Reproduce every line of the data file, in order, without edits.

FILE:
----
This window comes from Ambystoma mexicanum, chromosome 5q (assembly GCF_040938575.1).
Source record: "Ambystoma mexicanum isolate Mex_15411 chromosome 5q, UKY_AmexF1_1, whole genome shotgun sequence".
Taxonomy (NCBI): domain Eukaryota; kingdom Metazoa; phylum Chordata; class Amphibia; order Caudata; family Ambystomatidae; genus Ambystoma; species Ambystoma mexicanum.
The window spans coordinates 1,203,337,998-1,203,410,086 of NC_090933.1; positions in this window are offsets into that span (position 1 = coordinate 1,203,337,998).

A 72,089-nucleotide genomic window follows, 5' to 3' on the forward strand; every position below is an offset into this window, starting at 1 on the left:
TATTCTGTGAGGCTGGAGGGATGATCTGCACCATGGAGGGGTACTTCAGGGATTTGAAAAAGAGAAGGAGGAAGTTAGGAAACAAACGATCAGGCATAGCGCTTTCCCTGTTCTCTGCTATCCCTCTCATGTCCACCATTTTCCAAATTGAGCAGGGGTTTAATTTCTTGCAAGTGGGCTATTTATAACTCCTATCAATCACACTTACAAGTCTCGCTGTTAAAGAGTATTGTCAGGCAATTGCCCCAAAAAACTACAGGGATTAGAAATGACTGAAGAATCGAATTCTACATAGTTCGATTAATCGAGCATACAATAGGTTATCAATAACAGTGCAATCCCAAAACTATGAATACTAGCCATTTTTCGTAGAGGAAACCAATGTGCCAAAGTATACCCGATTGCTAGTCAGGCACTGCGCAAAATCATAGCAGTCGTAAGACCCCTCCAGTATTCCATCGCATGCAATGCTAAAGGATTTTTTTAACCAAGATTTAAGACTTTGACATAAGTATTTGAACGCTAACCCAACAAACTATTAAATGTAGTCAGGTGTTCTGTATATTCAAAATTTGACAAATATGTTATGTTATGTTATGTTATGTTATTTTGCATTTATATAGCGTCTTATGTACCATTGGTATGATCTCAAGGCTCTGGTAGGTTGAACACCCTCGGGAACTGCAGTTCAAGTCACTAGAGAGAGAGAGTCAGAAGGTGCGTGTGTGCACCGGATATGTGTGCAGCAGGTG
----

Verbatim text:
This window comes from Ambystoma mexicanum, chromosome 5q (assembly GCF_040938575.1).
Source record: "Ambystoma mexicanum isolate Mex_15411 chromosome 5q, UKY_AmexF1_1, whole genome shotgun sequence".
Taxonomy (NCBI): domain Eukaryota; kingdom Metazoa; phylum Chordata; class Amphibia; order Caudata; family Ambystomatidae; genus Ambystoma; species Ambystoma mexicanum.
The window spans coordinates 1,203,337,998-1,203,410,086 of NC_090933.1; positions in this window are offsets into that span (position 1 = coordinate 1,203,337,998).

A 72,089-nucleotide genomic window follows, 5' to 3' on the forward strand; every position below is an offset into this window, starting at 1 on the left:
TATTCTGTGAGGCTGGAGGGATGATCTGCACCATGGAGGGGTACTTCAGGGATTTGAAAAAGAGAAGGAGGAAGTTAGGAAACAAACGATCAGGCATAGCGCTTTCCCTGTTCTCTGCTATCCCTCTCATGTCCACCATTTTCCAAATTGAGCAGGGGTTTAATTTCTTGCAAGTGGGCTATTTATAACTCCTATCAATCACACTTACAAGTCTCGCTGTTAAAGAGTATTGTCAGGCAATTGCCCCAAAAAACTACAGGGATTAGAAATGACTGAAGAATCGAATTCTACATAGTTCGATTAATCGAGCATACAATAGGTTATCAATAACAGTGCAATCCCAAAACTATGAATACTAGCCATTTTTCGTAGAGGAAACCAATGTGCCAAAGTATACCCGATTGCTAGTCAGGCACTGCGCAAAATCATAGCAGTCGTAAGACCCCTCCAGTATTCCATCGCATGCAATGCTAAAGGATTTTTTTAACCAAGATTTAAGACTTTGACATAAGTATTTGAACGCTAACCCAACAAACTATTAAATGTAGTCAGGTGTTCTGTATATTCAAAATTTGACAAATATGTTATGTTATGTTATGTTATGTTATTTTGCATTTATATAGCGTCTTATGTACCATTGGTATGATCTCAAGGCTCTGGTAGGTTGAACACCCTCGGGAACTGCAGTTCAAGTCACTAGAGAGAGAGAGTCAGAAGGTGCGTGTGTGCACCGGATATGTGTGCAGCAGGTG